• Lower the barrier for rapid prototyping of games:

    • Rapid Prototyping Languages

    • Game Modding

    • Licensing Game Engines

    • Alternate Platforms

Rapid prototyping systems & languages

  • Languages: Lisp/Scheme/Python/Smalltalk/Squeak/Scratch/Glyph/Proce77ing

  • Platforms: Flash/Director, Project Fun’s FunEditor. See refs:

  • Audience: Amateur developers

  • PROS:

    • Allow people to quickly realize their visions

    • Can be used successfully in games (Naughty Dog Productions)

    • Great for kids to learn (Squeak, Logo, etc.)

    • Great for teaching programming.

  • CONS:

    • Yet another language to learn

    • Few people are experts in the language to start with, difficult to draw on other people’s work

    • Hard to do projects that scale


  • Great for getting started. Needs to be built into existing engines

Game Modding

  • Altering an existing game with publicly supported tools. Mod tools exist for Half-Life, Unreal, Dungeon Siege, Baldur’s Gate, and many other games (see refs)

  • Audience: Amateur developers, Some teachers

  • PROS:

    • Don’t need the same level of programming expertise.

    • Can allow you to iterate much faster

    • Good community support

  • CONS:

    • Difficult to adapt much beyond the original game format

    • Little professional support

    • Can still involved intricate programming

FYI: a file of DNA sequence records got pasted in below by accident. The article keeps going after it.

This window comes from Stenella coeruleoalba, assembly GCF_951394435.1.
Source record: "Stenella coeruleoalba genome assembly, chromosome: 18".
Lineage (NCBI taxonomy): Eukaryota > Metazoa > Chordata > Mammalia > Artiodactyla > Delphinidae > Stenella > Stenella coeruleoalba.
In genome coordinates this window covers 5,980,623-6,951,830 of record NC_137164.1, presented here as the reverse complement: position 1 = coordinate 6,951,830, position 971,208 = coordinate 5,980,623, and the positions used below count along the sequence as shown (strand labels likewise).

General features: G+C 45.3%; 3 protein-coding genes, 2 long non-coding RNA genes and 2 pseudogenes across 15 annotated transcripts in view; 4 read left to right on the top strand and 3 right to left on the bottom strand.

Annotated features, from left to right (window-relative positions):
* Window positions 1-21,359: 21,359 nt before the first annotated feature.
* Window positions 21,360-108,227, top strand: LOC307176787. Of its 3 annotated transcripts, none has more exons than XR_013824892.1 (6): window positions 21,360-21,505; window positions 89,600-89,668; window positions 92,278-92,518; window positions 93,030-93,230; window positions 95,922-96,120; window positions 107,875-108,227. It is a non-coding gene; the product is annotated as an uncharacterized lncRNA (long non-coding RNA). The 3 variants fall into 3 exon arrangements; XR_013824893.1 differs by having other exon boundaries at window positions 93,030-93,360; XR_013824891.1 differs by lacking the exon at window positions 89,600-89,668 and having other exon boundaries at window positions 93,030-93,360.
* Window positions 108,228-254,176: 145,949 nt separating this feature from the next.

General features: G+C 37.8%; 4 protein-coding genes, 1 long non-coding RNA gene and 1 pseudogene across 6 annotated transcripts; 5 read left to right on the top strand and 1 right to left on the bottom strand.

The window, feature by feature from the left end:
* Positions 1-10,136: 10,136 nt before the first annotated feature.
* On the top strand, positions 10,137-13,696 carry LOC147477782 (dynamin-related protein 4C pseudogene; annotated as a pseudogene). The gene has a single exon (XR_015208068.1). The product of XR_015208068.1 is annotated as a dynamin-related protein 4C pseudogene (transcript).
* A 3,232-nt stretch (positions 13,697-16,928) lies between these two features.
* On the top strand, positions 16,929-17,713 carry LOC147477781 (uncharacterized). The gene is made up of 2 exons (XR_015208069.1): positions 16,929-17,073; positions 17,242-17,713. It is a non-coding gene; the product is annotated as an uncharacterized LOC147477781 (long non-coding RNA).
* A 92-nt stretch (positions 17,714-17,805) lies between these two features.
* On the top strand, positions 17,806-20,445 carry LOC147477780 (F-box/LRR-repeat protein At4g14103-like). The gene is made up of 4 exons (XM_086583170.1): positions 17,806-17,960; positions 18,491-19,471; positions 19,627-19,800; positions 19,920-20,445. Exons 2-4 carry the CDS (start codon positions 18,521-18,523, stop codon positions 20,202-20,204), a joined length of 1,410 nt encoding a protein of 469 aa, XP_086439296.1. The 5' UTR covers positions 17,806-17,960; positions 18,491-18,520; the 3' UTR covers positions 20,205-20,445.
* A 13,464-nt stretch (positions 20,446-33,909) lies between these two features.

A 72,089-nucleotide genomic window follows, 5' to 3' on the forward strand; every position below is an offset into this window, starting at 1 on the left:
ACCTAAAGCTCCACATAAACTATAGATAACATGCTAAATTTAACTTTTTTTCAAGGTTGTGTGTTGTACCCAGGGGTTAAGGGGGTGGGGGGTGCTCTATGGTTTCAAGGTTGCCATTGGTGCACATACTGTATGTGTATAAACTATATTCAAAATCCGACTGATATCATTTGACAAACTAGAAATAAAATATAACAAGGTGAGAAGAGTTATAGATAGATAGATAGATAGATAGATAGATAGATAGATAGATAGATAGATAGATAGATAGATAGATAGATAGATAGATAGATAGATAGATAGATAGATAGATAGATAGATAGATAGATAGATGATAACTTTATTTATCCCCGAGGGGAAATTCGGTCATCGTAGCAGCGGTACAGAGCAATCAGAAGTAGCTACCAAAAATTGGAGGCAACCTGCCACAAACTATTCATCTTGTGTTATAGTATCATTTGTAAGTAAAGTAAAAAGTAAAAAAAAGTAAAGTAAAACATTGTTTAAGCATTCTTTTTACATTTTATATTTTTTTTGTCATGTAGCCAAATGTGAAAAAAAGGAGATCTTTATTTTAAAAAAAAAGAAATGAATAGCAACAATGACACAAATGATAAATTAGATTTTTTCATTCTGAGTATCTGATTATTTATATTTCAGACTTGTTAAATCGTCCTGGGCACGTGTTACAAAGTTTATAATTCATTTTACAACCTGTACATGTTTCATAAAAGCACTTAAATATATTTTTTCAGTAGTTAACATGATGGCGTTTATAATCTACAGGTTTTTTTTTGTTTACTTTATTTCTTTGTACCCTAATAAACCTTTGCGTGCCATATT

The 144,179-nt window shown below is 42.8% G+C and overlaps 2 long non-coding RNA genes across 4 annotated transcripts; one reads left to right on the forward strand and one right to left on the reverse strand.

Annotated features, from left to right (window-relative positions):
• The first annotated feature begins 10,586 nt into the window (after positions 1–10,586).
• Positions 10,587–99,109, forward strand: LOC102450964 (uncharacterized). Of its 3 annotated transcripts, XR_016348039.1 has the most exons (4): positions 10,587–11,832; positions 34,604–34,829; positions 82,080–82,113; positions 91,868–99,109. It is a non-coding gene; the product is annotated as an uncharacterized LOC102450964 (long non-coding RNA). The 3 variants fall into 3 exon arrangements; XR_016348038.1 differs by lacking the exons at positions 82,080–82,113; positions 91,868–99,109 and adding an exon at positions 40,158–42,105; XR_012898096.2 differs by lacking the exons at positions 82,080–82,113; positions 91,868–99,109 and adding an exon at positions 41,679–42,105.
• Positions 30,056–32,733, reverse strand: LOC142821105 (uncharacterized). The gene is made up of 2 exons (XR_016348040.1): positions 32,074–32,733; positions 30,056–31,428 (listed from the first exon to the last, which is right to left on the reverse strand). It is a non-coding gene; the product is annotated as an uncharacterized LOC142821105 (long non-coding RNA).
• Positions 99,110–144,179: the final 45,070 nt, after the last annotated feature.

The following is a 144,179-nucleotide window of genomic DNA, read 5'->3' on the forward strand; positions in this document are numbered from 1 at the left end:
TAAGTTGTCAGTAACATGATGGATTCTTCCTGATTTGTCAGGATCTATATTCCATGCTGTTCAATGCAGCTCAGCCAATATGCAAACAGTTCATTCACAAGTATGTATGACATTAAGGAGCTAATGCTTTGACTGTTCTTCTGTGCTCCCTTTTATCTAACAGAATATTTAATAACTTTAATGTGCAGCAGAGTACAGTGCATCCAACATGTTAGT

• Need to encourage developers to incorporate this ability into their games

Game Engines

  • Start with an existing engine: Either professional or open source and development game on top of this. Many engines exist (see refs)

  • Audience: Amateur to professional developers

  • PROS:

    • Jump starts development time, lets you build on many other people’s work, can include sophisticated rendering, model importing, simulation tools

    • Multiplatform: Important for delivery implications

  • CONS:

    • Can be hard to understand existing engine

    • Can require sophisticated programming expertise

    • May be difficult to adapt to your needs

    • Primarily first person shooter or 3rd person RPG engines


    • Need more and varied engines.

Alternative platforms

  • Small downloadable games: (TextTwist, Bejeweled, etc.)

  • Mobile games: (Environmental Detectives)

  • Audience: Amateur to professional developers

  • PROS:

    • Less polished interfaces, more opportunity to iterate and innovate

    • Less established standards

  • CONS:

    • Need to start development from scratch,

    • Need specific domain expertise (how to program on a portable device, use of gps, etc)